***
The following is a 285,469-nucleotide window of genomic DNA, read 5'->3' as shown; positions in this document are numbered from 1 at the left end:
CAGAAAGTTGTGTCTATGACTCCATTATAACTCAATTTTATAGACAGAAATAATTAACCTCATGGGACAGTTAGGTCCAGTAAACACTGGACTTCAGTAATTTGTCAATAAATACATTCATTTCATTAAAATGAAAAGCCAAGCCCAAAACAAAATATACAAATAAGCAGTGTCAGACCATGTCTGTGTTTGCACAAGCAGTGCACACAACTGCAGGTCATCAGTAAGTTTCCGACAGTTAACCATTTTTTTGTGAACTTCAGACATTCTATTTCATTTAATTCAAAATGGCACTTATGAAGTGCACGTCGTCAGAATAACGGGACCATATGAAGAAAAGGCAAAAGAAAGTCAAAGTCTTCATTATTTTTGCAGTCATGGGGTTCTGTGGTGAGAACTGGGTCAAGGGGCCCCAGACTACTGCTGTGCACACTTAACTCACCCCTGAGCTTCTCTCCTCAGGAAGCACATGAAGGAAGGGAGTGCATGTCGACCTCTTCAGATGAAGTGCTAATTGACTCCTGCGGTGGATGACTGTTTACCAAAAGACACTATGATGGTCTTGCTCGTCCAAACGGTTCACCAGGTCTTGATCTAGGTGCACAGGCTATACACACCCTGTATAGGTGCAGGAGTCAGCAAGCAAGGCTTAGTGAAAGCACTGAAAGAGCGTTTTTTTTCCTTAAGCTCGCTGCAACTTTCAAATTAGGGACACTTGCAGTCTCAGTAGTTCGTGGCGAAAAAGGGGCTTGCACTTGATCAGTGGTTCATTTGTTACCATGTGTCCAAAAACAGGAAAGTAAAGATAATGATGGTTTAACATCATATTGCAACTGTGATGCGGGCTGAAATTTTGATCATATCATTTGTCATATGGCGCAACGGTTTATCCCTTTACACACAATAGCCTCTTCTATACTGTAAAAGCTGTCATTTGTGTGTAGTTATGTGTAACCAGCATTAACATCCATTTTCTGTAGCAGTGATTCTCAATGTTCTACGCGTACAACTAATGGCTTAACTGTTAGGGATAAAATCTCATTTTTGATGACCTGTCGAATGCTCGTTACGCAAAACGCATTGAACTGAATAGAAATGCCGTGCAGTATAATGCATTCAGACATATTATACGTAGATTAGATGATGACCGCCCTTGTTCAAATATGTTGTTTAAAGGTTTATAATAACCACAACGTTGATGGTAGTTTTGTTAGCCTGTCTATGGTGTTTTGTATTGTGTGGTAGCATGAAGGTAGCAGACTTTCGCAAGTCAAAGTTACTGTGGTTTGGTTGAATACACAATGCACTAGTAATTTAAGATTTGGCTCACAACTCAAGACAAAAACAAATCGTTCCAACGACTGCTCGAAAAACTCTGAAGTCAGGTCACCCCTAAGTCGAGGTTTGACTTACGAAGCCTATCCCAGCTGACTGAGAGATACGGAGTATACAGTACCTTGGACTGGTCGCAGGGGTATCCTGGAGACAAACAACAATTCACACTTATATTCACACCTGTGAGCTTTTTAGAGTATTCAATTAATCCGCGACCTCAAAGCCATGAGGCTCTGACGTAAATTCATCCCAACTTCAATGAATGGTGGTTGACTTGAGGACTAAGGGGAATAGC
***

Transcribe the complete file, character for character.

The following is a 285,469-nucleotide window of genomic DNA, read 5'->3' as shown; positions in this document are numbered from 1 at the left end:
CAGAAAGTTGTGTCTATGACTCCATTATAACTCAATTTTATAGACAGAAATAATTAACCTCATGGGACAGTTAGGTCCAGTAAACACTGGACTTCAGTAATTTGTCAATAAATACATTCATTTCATTAAAATGAAAAGCCAAGCCCAAAACAAAATATACAAATAAGCAGTGTCAGACCATGTCTGTGTTTGCACAAGCAGTGCACACAACTGCAGGTCATCAGTAAGTTTCCGACAGTTAACCATTTTTTTGTGAACTTCAGACATTCTATTTCATTTAATTCAAAATGGCACTTATGAAGTGCACGTCGTCAGAATAACGGGACCATATGAAGAAAAGGCAAAAGAAAGTCAAAGTCTTCATTATTTTTGCAGTCATGGGGTTCTGTGGTGAGAACTGGGTCAAGGGGCCCCAGACTACTGCTGTGCACACTTAACTCACCCCTGAGCTTCTCTCCTCAGGAAGCACATGAAGGAAGGGAGTGCATGTCGACCTCTTCAGATGAAGTGCTAATTGACTCCTGCGGTGGATGACTGTTTACCAAAAGACACTATGATGGTCTTGCTCGTCCAAACGGTTCACCAGGTCTTGATCTAGGTGCACAGGCTATACACACCCTGTATAGGTGCAGGAGTCAGCAAGCAAGGCTTAGTGAAAGCACTGAAAGAGCGTTTTTTTTCCTTAAGCTCGCTGCAACTTTCAAATTAGGGACACTTGCAGTCTCAGTAGTTCGTGGCGAAAAAGGGGCTTGCACTTGATCAGTGGTTCATTTGTTACCATGTGTCCAAAAACAGGAAAGTAAAGATAATGATGGTTTAACATCATATTGCAACTGTGATGCGGGCTGAAATTTTGATCATATCATTTGTCATATGGCGCAACGGTTTATCCCTTTACACACAATAGCCTCTTCTATACTGTAAAAGCTGTCATTTGTGTGTAGTTATGTGTAACCAGCATTAACATCCATTTTCTGTAGCAGTGATTCTCAATGTTCTACGCGTACAACTAATGGCTTAACTGTTAGGGATAAAATCTCATTTTTGATGACCTGTCGAATGCTCGTTACGCAAAACGCATTGAACTGAATAGAAATGCCGTGCAGTATAATGCATTCAGACATATTATACGTAGATTAGATGATGACCGCCCTTGTTCAAATATGTTGTTTAAAGGTTTATAATAACCACAACGTTGATGGTAGTTTTGTTAGCCTGTCTATGGTGTTTTGTATTGTGTGGTAGCATGAAGGTAGCAGACTTTCGCAAGTCAAAGTTACTGTGGTTTGGTTGAATACACAATGCACTAGTAATTTAAGATTTGGCTCACAACTCAAGACAAAAACAAATCGTTCCAACGACTGCTCGAAAAACTCTGAAGTCAGGTCACCCCTAAGTCGAGGTTTGACTTACGAAGCCTATCCCAGCTGACTGAGAGATACGGAGTATACAGTACCTTGGACTGGTCGCAGGGGTATCCTGGAGACAAACAACAATTCACACTTATATTCACACCTGTGAGCTTTTTAGAGTATTCAATTAATCCGCGACCTCAAAGCCATGAGGCTCTGACGTAAATTCATCCCAACTTCAATGAATGGTGGTTGACTTGAGGACTAAGGGGAATAGC